Corona asked: Explain $10M bank accountsBy Juliet Labog-Javellana
Philippine Daily Inquirer
Aside from his peso accounts and real estate properties, impeached Chief Justice Renato Corona allegedly has at least $10 million in bank accounts that the Ombudsman is now asking him to explain.
Ombudsman Conchita Carpio Morales, acting on several complaints filed with her office, asked Corona to explain in writing within 72 hours how he acquired several peso and dollar accounts, allegedly “grossly disproportionate” to his salary, in different banks.
The order was dated April 20 and served on Corona on April 23.
“This office finds that there is reasonable ground to proceed further with the conduct of an inquiry vis-à-vis the charges that you, during your incumbency as a public officer, accumulated wealth that is purportedly grossly disproportionate to your salary and other lawful income,” Morales said in the April 20 order, a copy of which was obtained by the Inquirer.
In addition, Morales said in the letter that she had received information that “there are several bank accounts in PSBank and several other banks in your (Corona’s) name, including those denominated in US dollars the aggregate value of which amounts to at least US$10,000,000.”
Through his lawyer, Ramon Esguerra, Corona responded with a terse four-point reply: (1) I do not own 10M. It simply does not exist. (2) It’s part of the black propaganda and mind-conditioning preparatory to the resumption of trial on May 7. (3) No different from the phoney LRA [Land Registration Authority] list, phoney US property list, phoney surveys, phoney letters to the Inquirer editor, etc., etc. (4) The Ombudsman has no jurisdiction over the Chief Justice.
Invoking her powers under Republic Act No. 6770, which defines the powers and functions of the Office of the Ombudsman, Morales asked the Chief Justice to reply in writing to the complaints and to the information concerning his alleged accounts in several banks.
Morales cited three complaints filed against Corona before her office for violation of antigraft laws, invoking the Ombudsman’s power to investigate impeachable officers for serious misconduct, including violations of RA 9194, or the Anti-Money Laundering Act of 2001.
“They claim that you do not have the means to acquire properties in substantial amounts, supposedly considering your ‘indicated net worth, modest means and salary as a Chief Justice,’” the Ombudsman said in her letter to Corona.
Complainants Ruperto Aleroza, Gibby Gorres, Harvey Keh, Risa Hontiveros and Albert Concepcion sought to have Corona investigated for allegedly amassing “real and personal properties in significant amounts” and not declaring them in his statement of assets, liabilities and net worth (SALN) as required by law.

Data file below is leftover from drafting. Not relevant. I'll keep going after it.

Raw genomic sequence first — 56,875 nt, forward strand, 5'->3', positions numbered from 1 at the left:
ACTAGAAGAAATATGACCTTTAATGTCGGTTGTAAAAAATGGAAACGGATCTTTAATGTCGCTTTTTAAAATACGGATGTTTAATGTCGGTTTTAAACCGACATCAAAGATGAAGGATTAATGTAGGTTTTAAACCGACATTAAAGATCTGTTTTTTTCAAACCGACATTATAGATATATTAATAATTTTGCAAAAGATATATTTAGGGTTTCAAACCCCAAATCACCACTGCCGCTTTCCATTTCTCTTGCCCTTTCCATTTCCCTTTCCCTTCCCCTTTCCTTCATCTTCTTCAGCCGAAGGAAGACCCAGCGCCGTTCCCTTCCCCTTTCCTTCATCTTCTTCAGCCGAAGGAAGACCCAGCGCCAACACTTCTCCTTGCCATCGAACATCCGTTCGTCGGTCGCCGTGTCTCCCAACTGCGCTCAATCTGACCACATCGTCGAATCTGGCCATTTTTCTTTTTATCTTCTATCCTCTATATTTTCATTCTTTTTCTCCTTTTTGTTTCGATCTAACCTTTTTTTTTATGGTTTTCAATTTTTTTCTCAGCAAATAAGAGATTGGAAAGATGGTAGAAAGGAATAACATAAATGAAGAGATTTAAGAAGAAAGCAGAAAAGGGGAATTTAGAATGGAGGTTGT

In a complaint dated Feb. 17, the complainants cited 10 pieces of real property which were presented by the House prosecution in Corona’s impeachment trial at the Senate. These include supposedly “posh” units at the Bellagio, Spanish Bay, The Columns, One Burgundy Plaza condominium developments and houses in the La Vista and Ayala Heights gated communities.
The complainants also cited Corona’s alleged 10 peso accounts and two dollar accounts at Philippine Savings Bank (PSBank) and five peso accounts with Bank of the Philippine Islands (BPI).
A second complaint was filed on March 1 by party-list member Walden Bello (Akbayan), Earnest Francis Calayag, Moses Mikael SD Albiento and Tristan Diane Brioso Zinampan.
They claimed that Corona underdeclared the values of his real properties in his SALN and did not declare his property in La Vista, Quezon City, and in McKinley Hills, Taguig.
They claimed that the “actual value of his personal properties in the amount of P31,752,623.00 exceeded the declared value in his SALN by P27,252,623.09.”
“According to complainants, the real and personal properties supposedly owned by you and your family are manifestly out of proportion to your salary as public officer, as well as other lawful income, during your respective tenures as associate justice and Chief Justice of the Supreme Court,” the Ombudsman said.
A third complaint dated March 28 was filed by Emmanuel Tiu Santos who said Corona had unexplained wealth consisting of P24.6 million in five accounts at PSBank and P12 million with BPI.
Santos, citing reports published in the Inquirer, pointed out that Corona also withdrew P32.6 million on the day he was impeached.
Trial resumes May 7
“While you may only be removed from office through impeachment proceedings, this office has, as reflected earlier, the power and duty to investigate you for any serious misconduct in office for the purpose of filing a verified complaint for impeachment, if warranted. It was on this account that this Office conducted an initial evaluation on the complaints,” the Ombudsman said.
The Ombudsman’s move comes as Corona’s impeachment trial at the Senate resumes on May 7 after Congress returns from a six-week break.
It will be the turn of the defense to present its case for Corona.
The prosecution sought to subpoena Corona’s alleged dollar accounts, but the Supreme Court stopped the Senate from compelling the banks to submit documents on the alleged dollar accounts.
Corona has said he would open his bank accounts to public scrutiny in due time.